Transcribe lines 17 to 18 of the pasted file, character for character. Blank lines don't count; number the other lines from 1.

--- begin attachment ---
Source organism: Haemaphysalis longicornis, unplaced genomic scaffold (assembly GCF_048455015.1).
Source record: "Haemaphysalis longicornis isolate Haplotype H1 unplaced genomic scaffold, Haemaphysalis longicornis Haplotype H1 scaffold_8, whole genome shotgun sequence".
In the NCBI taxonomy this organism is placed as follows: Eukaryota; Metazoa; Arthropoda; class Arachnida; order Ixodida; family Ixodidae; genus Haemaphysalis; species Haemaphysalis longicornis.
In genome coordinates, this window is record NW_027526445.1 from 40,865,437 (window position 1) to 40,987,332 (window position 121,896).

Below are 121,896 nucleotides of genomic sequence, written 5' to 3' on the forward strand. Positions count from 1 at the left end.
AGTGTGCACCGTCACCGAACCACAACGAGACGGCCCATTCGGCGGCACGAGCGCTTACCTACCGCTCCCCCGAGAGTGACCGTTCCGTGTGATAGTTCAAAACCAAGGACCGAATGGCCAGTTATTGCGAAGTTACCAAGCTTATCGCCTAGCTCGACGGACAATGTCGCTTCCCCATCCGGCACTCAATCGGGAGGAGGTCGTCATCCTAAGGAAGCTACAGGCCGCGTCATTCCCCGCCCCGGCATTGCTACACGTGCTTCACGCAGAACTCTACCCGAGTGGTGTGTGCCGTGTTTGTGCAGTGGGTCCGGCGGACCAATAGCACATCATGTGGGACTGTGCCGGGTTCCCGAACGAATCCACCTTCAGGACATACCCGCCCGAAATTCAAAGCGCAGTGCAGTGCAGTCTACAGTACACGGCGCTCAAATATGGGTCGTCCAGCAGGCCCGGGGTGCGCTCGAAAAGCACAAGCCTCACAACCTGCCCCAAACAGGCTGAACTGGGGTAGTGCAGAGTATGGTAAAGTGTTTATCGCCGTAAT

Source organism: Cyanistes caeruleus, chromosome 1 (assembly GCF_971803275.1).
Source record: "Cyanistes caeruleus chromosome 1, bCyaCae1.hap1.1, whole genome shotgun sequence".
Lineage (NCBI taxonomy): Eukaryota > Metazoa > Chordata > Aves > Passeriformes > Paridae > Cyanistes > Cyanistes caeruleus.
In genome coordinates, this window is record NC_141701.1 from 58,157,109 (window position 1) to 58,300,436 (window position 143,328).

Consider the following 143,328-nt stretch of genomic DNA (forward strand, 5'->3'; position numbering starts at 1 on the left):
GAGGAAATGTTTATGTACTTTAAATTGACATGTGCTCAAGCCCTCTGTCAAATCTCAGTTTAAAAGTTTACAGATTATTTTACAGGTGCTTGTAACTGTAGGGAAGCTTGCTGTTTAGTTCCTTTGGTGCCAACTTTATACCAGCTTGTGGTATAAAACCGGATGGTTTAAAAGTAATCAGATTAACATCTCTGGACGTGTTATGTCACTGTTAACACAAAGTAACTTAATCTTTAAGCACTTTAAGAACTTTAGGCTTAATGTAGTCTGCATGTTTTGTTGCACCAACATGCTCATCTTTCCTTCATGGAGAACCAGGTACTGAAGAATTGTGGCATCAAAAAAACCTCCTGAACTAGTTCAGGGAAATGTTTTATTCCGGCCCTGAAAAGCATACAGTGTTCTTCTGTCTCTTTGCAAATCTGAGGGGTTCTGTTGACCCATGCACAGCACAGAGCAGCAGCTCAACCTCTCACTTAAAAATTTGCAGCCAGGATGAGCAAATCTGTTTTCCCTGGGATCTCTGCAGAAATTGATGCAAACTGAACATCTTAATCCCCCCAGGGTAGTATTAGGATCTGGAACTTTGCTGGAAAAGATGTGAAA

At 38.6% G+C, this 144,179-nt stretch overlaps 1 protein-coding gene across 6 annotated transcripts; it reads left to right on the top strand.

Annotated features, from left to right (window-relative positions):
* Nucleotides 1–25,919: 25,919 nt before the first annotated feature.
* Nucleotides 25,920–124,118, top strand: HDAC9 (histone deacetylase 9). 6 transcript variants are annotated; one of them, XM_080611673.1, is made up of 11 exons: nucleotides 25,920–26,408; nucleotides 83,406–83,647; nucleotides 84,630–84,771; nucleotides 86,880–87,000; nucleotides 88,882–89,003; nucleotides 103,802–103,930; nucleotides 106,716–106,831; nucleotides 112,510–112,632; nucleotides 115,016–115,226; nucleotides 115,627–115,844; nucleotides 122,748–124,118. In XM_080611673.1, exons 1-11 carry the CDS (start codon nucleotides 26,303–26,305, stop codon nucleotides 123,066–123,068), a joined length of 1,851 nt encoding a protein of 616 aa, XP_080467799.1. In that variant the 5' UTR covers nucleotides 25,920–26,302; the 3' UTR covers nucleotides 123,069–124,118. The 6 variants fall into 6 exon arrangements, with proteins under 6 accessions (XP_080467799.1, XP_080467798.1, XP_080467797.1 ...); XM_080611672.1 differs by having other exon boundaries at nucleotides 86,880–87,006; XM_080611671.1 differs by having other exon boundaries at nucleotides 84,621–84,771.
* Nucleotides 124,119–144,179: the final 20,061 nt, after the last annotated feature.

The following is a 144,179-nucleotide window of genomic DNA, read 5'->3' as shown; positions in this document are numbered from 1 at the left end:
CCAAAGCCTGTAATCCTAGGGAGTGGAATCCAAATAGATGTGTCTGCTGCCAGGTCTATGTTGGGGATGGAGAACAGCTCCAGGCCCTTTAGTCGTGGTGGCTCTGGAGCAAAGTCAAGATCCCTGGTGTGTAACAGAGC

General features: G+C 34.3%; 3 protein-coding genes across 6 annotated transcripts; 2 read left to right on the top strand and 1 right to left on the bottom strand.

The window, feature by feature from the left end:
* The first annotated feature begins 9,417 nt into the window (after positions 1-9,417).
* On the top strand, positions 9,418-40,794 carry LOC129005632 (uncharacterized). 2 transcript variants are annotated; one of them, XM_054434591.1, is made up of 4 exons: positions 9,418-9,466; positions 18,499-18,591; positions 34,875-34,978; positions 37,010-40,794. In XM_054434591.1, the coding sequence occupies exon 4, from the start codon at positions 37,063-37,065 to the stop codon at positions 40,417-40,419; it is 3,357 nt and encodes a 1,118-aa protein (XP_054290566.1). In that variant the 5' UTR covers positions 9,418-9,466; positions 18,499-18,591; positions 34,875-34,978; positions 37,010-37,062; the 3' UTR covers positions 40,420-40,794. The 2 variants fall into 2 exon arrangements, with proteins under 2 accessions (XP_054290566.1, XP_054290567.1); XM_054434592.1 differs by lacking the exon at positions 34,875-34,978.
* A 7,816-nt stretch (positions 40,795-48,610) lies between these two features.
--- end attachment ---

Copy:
* Nucleotides 124,119–144,179: the final 20,061 nt, after the last annotated feature.

The following is a 144,179-nucleotide window of genomic DNA, read 5'->3' as shown; positions in this document are numbered from 1 at the left end: